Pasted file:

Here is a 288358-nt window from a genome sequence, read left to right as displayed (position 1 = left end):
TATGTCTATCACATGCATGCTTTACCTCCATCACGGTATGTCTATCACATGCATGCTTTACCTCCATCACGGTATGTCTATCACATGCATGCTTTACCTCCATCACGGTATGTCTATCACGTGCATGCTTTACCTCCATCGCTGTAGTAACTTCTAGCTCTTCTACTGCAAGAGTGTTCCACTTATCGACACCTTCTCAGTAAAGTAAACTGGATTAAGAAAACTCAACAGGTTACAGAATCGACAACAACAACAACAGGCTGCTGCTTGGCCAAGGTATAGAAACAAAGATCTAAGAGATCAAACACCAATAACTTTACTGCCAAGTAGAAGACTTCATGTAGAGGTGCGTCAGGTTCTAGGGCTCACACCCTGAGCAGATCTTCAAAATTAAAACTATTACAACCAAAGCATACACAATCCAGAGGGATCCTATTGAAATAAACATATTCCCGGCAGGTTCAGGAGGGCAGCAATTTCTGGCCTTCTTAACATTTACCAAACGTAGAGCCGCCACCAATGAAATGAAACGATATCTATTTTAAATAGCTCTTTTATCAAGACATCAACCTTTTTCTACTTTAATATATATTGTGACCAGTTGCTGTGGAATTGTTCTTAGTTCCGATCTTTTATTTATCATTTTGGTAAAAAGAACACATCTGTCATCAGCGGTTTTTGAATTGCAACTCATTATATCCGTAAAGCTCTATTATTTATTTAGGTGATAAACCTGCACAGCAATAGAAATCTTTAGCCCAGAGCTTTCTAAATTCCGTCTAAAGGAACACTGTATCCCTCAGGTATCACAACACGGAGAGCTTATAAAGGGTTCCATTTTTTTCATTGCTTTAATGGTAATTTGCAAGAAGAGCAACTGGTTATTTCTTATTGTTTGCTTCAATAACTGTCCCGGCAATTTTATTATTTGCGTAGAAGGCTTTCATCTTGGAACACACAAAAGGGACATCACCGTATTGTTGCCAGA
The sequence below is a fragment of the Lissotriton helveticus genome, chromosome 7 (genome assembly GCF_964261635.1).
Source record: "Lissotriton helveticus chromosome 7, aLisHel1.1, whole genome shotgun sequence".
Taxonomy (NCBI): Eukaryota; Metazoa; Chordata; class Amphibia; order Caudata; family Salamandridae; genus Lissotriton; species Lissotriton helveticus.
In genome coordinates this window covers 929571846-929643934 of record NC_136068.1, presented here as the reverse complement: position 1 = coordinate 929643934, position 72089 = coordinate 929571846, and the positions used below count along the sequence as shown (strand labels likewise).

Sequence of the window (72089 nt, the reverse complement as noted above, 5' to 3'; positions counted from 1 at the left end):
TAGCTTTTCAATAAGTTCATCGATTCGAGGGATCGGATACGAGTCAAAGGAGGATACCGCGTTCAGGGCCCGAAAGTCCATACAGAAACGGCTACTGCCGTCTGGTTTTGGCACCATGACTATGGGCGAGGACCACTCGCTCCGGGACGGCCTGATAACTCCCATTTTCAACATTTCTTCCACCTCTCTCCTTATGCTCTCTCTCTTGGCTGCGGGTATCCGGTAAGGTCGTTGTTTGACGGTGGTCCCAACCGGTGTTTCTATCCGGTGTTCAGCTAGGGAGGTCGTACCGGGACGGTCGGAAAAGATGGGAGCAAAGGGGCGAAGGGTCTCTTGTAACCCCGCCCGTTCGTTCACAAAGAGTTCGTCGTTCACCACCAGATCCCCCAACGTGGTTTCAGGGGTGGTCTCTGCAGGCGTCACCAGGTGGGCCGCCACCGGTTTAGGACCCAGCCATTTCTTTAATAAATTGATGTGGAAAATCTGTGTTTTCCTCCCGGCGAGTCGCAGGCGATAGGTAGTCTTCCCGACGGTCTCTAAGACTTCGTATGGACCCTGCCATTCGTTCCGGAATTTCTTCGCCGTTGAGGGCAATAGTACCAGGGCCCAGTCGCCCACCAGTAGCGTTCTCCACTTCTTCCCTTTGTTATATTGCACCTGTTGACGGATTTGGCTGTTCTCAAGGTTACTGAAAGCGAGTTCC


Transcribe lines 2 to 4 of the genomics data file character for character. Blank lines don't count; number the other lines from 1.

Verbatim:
TATGTCTATCACATGCATGCTTTACCTCCATCACGGTATGTCTATCACATGCATGCTTTACCTCCATCACGGTATGTCTATCACATGCATGCTTTACCTCCATCACGGTATGTCTATCACGTGCATGCTTTACCTCCATCGCTGTAGTAACTTCTAGCTCTTCTACTGCAAGAGTGTTCCACTTATCGACACCTTCTCAGTAAAGTAAACTGGATTAAGAAAACTCAACAGGTTACAGAATCGACAACAACAACAACAGGCTGCTGCTTGGCCAAGGTATAGAAACAAAGATCTAAGAGATCAAACACCAATAACTTTACTGCCAAGTAGAAGACTTCATGTAGAGGTGCGTCAGGTTCTAGGGCTCACACCCTGAGCAGATCTTCAAAATTAAAACTATTACAACCAAAGCATACACAATCCAGAGGGATCCTATTGAAATAAACATATTCCCGGCAGGTTCAGGAGGGCAGCAATTTCTGGCCTTCTTAACATTTACCAAACGTAGAGCCGCCACCAATGAAATGAAACGATATCTATTTTAAATAGCTCTTTTATCAAGACATCAACCTTTTTCTACTTTAATATATATTGTGACCAGTTGCTGTGGAATTGTTCTTAGTTCCGATCTTTTATTTATCATTTTGGTAAAAAGAACACATCTGTCATCAGCGGTTTTTGAATTGCAACTCATTATATCCGTAAAGCTCTATTATTTATTTAGGTGATAAACCTGCACAGCAATAGAAATCTTTAGCCCAGAGCTTTCTAAATTCCGTCTAAAGGAACACTGTATCCCTCAGGTATCACAACACGGAGAGCTTATAAAGGGTTCCATTTTTTTCATTGCTTTAATGGTAATTTGCAAGAAGAGCAACTGGTTATTTCTTATTGTTTGCTTCAATAACTGTCCCGGCAATTTTATTATTTGCGTAGAAGGCTTTCATCTTGGAACACACAAAAGGGACATCACCGTATTGTTGCCAGA
The sequence below is a fragment of the Lissotriton helveticus genome, chromosome 7 (genome assembly GCF_964261635.1).
Source record: "Lissotriton helveticus chromosome 7, aLisHel1.1, whole genome shotgun sequence".